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thank you very much. prince harry has warned of the dangers of social media for young people, as he met ambassadors for a mental health charity on a visit to denmark. the prince is on a two—day visit to copenhagen — the latest in a series of european trips made by the royal family. our royal correspondent nicholas witchell‘s report does contain some flash photography. he's 33 now and the working side to his life has settled into a rhythm. harry is now fully committed to royal duties, in britain and representing britain abroad. the burden of royal duty has shifted significantly to the younger generation, so in copenhagen it's harry representing his grandmother meeting denmark's queen margrethe, and then seeking to emphasise the importance of long—standing european links between britain and denmark. our two countries have an unbreakable. have an unbreakable bond, which is as strong now as it ever has been. there are also serious messages harry wants to convey. on mental health, for example. he spoke to one group about the dangers of social media.
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people are spending far too much time online, he said, causing mentalfatigue. but the impression is of a prince who's at ease and enjoying himself. this part of the equation is settled. harry's working life is pretty much sorted and he seems to be enjoying it, but of course that leaves the big question about his personal life. there is no doubt that his relationship with the american actress meghan markle is a serious one, they were seen together in toronto last month, but questions about a possible royal engagement are off the agenda among his officials. for now, the public face of harry is this — a working prince who seems noticeably content with the way his life is moving at the moment. that's it from your afternoon live team for today, next the bbc news at five. huw edwards there. time for a look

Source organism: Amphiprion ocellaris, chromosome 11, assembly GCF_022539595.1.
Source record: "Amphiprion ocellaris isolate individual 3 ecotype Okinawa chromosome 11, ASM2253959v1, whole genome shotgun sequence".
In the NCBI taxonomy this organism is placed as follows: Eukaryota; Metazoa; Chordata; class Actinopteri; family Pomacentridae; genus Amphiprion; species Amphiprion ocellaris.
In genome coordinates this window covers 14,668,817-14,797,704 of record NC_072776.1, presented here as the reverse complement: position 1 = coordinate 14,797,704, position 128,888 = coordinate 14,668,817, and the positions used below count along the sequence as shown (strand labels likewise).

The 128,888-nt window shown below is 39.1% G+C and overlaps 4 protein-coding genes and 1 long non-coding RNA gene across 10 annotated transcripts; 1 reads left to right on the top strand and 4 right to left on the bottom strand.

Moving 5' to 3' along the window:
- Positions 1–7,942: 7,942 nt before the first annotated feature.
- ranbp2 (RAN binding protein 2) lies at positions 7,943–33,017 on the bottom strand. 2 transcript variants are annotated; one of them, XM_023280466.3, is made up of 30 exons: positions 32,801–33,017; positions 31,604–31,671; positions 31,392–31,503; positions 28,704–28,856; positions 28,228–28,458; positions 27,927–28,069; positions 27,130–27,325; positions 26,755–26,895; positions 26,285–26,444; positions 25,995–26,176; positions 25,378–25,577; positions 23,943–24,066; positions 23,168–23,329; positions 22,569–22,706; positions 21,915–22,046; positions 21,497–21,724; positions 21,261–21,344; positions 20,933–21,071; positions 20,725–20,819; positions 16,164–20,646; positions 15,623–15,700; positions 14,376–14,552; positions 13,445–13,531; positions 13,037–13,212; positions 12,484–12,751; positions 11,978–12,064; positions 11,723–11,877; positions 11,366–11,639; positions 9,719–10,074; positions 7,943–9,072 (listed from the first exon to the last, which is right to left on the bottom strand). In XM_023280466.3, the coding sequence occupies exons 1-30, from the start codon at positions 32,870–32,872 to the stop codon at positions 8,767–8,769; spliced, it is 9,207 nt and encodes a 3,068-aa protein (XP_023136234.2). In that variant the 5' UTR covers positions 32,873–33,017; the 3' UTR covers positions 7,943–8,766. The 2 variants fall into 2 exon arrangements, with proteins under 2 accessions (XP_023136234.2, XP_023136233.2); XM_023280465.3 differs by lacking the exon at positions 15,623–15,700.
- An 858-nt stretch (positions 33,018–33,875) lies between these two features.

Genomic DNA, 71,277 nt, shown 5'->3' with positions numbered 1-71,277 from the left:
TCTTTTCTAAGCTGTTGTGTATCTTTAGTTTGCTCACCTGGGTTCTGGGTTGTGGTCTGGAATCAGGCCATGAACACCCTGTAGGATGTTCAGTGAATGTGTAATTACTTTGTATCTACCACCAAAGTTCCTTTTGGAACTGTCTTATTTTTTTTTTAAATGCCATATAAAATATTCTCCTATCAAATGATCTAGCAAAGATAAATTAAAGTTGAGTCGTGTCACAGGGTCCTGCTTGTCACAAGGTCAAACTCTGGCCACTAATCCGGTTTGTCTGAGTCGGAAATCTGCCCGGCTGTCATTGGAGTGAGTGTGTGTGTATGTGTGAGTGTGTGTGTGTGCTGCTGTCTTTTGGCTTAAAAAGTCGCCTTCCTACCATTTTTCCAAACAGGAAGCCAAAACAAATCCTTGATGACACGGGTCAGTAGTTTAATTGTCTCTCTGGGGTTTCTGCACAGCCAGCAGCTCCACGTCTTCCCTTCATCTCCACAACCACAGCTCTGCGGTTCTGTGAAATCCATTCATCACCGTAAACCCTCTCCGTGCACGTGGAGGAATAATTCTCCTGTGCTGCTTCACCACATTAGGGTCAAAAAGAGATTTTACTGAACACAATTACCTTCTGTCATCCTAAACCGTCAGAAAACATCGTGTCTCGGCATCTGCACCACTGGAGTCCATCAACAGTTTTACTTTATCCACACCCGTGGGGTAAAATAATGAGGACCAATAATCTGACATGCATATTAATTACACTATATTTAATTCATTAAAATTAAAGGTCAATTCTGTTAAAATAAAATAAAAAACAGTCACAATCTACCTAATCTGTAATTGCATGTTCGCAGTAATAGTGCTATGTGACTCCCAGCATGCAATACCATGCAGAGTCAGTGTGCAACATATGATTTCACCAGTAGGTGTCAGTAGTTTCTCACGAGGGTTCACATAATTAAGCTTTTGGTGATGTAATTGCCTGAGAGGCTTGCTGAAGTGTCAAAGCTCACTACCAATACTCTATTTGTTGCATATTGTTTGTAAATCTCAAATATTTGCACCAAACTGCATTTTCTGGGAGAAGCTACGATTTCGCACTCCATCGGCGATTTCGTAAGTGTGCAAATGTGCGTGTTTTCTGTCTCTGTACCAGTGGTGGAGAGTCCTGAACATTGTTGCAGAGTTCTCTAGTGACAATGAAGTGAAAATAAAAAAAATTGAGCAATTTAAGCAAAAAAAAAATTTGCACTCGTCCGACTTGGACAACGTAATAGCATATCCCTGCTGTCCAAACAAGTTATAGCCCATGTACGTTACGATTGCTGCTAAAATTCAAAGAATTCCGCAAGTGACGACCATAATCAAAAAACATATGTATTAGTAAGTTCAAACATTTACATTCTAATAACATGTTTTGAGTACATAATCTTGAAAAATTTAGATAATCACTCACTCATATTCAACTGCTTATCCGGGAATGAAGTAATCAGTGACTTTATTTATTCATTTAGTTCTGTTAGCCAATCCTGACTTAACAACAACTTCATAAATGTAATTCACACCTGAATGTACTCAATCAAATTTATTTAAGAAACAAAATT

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at the weather. good afternoon, temperatures are heading in one direction over the next few days... and that is downwards. today, it's been fairly mild again. quite murky early on for some in the south. a little brighter further north, early on for some in the south. a little brighterfurther north, still with a fair little brighterfurther north, still withafairamount little brighterfurther north, still with a fair amount of cloud. if you look at how the satellite picture was earlier today. you can see there's cloud in many areas. thicker towards the south, slightly thinner and with bright conditions in the north. thick cloud is associated with this weather front, diving south, opening the floodgates to a north—westerly wind. these are the isobars, covering all the way from the arctic. that will bring in some colder air the arctic. that will bring in some colderair in our the arctic. that will bring in some colder air in our direction. back to today, this band of cloud, and outbreaks of rain will sink southwards during the evening and night. clearing all but the far south of england. where we hold onto cloud, it's mild overnight and